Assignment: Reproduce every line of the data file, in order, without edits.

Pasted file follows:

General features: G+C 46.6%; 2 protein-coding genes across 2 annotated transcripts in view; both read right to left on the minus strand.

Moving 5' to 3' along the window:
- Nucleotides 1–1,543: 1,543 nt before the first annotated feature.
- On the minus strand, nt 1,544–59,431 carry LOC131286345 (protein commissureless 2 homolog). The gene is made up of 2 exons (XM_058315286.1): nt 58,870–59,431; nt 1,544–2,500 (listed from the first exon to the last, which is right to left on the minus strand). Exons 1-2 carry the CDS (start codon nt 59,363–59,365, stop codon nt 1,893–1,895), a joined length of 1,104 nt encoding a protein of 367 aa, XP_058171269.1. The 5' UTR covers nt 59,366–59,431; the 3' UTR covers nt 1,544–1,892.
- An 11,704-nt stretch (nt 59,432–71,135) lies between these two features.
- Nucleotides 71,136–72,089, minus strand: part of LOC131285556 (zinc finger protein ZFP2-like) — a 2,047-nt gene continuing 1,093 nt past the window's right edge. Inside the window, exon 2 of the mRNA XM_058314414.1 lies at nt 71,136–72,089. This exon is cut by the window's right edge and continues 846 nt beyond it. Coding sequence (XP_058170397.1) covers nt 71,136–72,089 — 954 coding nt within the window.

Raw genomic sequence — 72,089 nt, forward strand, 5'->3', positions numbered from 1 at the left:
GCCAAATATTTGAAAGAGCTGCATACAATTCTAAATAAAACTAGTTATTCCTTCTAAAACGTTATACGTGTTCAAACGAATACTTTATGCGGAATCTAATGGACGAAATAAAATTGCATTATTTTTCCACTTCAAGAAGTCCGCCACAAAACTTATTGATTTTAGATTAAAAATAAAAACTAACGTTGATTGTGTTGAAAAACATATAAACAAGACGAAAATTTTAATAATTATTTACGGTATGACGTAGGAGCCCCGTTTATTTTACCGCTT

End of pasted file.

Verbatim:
General features: G+C 46.6%; 2 protein-coding genes across 2 annotated transcripts in view; both read right to left on the minus strand.

Moving 5' to 3' along the window:
- Nucleotides 1–1,543: 1,543 nt before the first annotated feature.
- On the minus strand, nt 1,544–59,431 carry LOC131286345 (protein commissureless 2 homolog). The gene is made up of 2 exons (XM_058315286.1): nt 58,870–59,431; nt 1,544–2,500 (listed from the first exon to the last, which is right to left on the minus strand). Exons 1-2 carry the CDS (start codon nt 59,363–59,365, stop codon nt 1,893–1,895), a joined length of 1,104 nt encoding a protein of 367 aa, XP_058171269.1. The 5' UTR covers nt 59,366–59,431; the 3' UTR covers nt 1,544–1,892.
- An 11,704-nt stretch (nt 59,432–71,135) lies between these two features.
- Nucleotides 71,136–72,089, minus strand: part of LOC131285556 (zinc finger protein ZFP2-like) — a 2,047-nt gene continuing 1,093 nt past the window's right edge. Inside the window, exon 2 of the mRNA XM_058314414.1 lies at nt 71,136–72,089. This exon is cut by the window's right edge and continues 846 nt beyond it. Coding sequence (XP_058170397.1) covers nt 71,136–72,089 — 954 coding nt within the window.

Raw genomic sequence — 72,089 nt, forward strand, 5'->3', positions numbered from 1 at the left:
GCCAAATATTTGAAAGAGCTGCATACAATTCTAAATAAAACTAGTTATTCCTTCTAAAACGTTATACGTGTTCAAACGAATACTTTATGCGGAATCTAATGGACGAAATAAAATTGCATTATTTTTCCACTTCAAGAAGTCCGCCACAAAACTTATTGATTTTAGATTAAAAATAAAAACTAACGTTGATTGTGTTGAAAAACATATAAACAAGACGAAAATTTTAATAATTATTTACGGTATGACGTAGGAGCCCCGTTTATTTTACCGCTT